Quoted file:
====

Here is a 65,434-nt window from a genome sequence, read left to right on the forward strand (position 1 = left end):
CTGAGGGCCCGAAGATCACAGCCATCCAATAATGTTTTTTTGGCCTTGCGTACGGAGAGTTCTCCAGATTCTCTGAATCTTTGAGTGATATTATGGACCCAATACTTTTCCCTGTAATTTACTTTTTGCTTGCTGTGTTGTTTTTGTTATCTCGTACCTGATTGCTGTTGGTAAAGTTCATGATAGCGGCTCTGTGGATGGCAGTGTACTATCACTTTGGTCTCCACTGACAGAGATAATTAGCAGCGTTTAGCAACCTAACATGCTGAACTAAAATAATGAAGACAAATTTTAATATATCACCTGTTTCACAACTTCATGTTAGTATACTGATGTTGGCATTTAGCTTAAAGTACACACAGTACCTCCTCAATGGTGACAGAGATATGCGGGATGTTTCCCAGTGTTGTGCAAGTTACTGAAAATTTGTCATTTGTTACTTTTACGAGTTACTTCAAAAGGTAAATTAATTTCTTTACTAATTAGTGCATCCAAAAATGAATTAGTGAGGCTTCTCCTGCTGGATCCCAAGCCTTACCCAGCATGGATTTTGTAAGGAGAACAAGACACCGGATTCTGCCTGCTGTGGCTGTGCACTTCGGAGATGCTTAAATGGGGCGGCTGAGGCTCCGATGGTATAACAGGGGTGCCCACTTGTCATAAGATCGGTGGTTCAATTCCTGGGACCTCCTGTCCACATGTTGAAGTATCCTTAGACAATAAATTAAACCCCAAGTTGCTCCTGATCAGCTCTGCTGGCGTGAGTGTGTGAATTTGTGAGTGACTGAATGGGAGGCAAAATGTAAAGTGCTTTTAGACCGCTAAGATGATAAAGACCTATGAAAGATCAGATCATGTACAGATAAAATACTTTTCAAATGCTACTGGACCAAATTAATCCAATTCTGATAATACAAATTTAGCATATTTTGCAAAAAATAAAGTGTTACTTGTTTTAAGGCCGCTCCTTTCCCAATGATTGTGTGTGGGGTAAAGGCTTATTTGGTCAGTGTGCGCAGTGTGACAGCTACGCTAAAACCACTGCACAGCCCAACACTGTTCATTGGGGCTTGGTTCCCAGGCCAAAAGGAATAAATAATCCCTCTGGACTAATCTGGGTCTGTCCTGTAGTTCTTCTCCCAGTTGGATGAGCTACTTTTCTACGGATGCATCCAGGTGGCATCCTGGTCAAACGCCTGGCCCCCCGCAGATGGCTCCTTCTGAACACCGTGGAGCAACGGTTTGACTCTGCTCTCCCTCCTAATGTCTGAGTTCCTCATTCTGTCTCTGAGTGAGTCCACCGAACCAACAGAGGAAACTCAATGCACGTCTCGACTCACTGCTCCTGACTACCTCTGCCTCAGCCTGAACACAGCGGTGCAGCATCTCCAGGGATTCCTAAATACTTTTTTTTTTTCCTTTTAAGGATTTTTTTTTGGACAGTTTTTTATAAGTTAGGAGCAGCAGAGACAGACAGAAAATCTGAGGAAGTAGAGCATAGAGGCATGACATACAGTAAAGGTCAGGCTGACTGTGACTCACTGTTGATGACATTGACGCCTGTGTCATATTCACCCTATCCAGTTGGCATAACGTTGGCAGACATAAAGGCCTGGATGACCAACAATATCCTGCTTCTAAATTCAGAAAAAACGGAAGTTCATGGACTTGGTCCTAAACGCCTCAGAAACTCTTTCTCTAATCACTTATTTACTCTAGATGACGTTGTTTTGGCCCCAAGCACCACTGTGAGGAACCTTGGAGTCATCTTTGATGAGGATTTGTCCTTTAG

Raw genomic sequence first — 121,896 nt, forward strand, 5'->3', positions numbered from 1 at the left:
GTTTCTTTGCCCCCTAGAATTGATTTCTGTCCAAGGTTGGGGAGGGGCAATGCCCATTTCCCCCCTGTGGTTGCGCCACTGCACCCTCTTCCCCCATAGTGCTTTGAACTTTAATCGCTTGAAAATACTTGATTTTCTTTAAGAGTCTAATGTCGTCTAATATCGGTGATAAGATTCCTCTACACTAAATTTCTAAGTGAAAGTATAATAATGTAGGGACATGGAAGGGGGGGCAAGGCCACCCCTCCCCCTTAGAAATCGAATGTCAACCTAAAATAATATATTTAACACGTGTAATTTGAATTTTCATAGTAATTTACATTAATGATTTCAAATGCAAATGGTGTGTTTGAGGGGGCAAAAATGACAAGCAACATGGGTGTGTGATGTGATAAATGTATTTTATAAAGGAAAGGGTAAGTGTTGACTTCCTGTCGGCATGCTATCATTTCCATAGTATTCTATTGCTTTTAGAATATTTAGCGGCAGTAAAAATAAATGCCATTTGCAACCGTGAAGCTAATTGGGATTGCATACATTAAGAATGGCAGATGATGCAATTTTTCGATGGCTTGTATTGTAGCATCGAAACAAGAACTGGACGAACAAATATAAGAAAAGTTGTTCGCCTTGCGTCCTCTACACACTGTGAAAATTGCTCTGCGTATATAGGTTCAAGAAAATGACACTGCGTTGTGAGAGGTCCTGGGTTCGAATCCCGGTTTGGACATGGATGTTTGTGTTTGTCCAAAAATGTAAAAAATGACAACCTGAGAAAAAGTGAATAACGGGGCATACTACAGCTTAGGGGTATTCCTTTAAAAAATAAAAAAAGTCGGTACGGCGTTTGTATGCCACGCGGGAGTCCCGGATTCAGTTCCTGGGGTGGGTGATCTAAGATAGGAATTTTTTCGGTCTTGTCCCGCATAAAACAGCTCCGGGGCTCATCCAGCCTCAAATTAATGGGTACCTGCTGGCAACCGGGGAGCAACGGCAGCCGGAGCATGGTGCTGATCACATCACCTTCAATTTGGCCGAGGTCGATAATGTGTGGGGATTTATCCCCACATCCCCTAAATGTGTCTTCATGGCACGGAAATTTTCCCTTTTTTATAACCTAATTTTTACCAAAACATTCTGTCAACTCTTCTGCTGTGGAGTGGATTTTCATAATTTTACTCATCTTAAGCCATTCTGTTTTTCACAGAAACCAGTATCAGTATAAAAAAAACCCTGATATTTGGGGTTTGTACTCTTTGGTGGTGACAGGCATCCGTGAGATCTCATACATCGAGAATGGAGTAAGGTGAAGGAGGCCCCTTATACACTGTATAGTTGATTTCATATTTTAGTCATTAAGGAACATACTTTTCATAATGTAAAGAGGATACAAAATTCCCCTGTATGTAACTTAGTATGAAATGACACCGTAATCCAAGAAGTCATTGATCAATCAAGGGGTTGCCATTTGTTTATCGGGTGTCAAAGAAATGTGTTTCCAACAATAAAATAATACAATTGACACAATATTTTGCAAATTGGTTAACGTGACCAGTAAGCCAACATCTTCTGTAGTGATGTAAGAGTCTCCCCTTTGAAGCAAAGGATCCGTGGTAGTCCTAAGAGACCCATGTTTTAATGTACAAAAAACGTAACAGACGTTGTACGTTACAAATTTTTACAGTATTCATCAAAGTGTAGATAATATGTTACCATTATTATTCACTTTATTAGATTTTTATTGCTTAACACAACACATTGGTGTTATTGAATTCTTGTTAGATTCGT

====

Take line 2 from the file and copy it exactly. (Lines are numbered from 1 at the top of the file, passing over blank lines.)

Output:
CTGAGGGCCCGAAGATCACAGCCATCCAATAATGTTTTTTTGGCCTTGCGTACGGAGAGTTCTCCAGATTCTCTGAATCTTTGAGTGATATTATGGACCCAATACTTTTCCCTGTAATTTACTTTTTGCTTGCTGTGTTGTTTTTGTTATCTCGTACCTGATTGCTGTTGGTAAAGTTCATGATAGCGGCTCTGTGGATGGCAGTGTACTATCACTTTGGTCTCCACTGACAGAGATAATTAGCAGCGTTTAGCAACCTAACATGCTGAACTAAAATAATGAAGACAAATTTTAATATATCACCTGTTTCACAACTTCATGTTAGTATACTGATGTTGGCATTTAGCTTAAAGTACACACAGTACCTCCTCAATGGTGACAGAGATATGCGGGATGTTTCCCAGTGTTGTGCAAGTTACTGAAAATTTGTCATTTGTTACTTTTACGAGTTACTTCAAAAGGTAAATTAATTTCTTTACTAATTAGTGCATCCAAAAATGAATTAGTGAGGCTTCTCCTGCTGGATCCCAAGCCTTACCCAGCATGGATTTTGTAAGGAGAACAAGACACCGGATTCTGCCTGCTGTGGCTGTGCACTTCGGAGATGCTTAAATGGGGCGGCTGAGGCTCCGATGGTATAACAGGGGTGCCCACTTGTCATAAGATCGGTGGTTCAATTCCTGGGACCTCCTGTCCACATGTTGAAGTATCCTTAGACAATAAATTAAACCCCAAGTTGCTCCTGATCAGCTCTGCTGGCGTGAGTGTGTGAATTTGTGAGTGACTGAATGGGAGGCAAAATGTAAAGTGCTTTTAGACCGCTAAGATGATAAAGACCTATGAAAGATCAGATCATGTACAGATAAAATACTTTTCAAATGCTACTGGACCAAATTAATCCAATTCTGATAATACAAATTTAGCATATTTTGCAAAAAATAAAGTGTTACTTGTTTTAAGGCCGCTCCTTTCCCAATGATTGTGTGTGGGGTAAAGGCTTATTTGGTCAGTGTGCGCAGTGTGACAGCTACGCTAAAACCACTGCACAGCCCAACACTGTTCATTGGGGCTTGGTTCCCAGGCCAAAAGGAATAAATAATCCCTCTGGACTAATCTGGGTCTGTCCTGTAGTTCTTCTCCCAGTTGGATGAGCTACTTTTCTACGGATGCATCCAGGTGGCATCCTGGTCAAACGCCTGGCCCCCCGCAGATGGCTCCTTCTGAACACCGTGGAGCAACGGTTTGACTCTGCTCTCCCTCCTAATGTCTGAGTTCCTCATTCTGTCTCTGAGTGAGTCCACCGAACCAACAGAGGAAACTCAATGCACGTCTCGACTCACTGCTCCTGACTACCTCTGCCTCAGCCTGAACACAGCGGTGCAGCATCTCCAGGGATTCCTAAATACTTTTTTTTTTTCCTTTTAAGGATTTTTTTTTGGACAGTTTTTTATAAGTTAGGAGCAGCAGAGACAGACAGAAAATCTGAGGAAGTAGAGCATAGAGGCATGACATACAGTAAAGGTCAGGCTGACTGTGACTCACTGTTGATGACATTGACGCCTGTGTCATATTCACCCTATCCAGTTGGCATAACGTTGGCAGACATAAAGGCCTGGATGACCAACAATATCCTGCTTCTAAATTCAGAAAAAACGGAAGTTCATGGACTTGGTCCTAAACGCCTCAGAAACTCTTTCTCTAATCACTTATTTACTCTAGATGACGTTGTTTTGGCCCCAAGCACCACTGTGAGGAACCTTGGAGTCATCTTTGATGAGGATTTGTCCTTTAG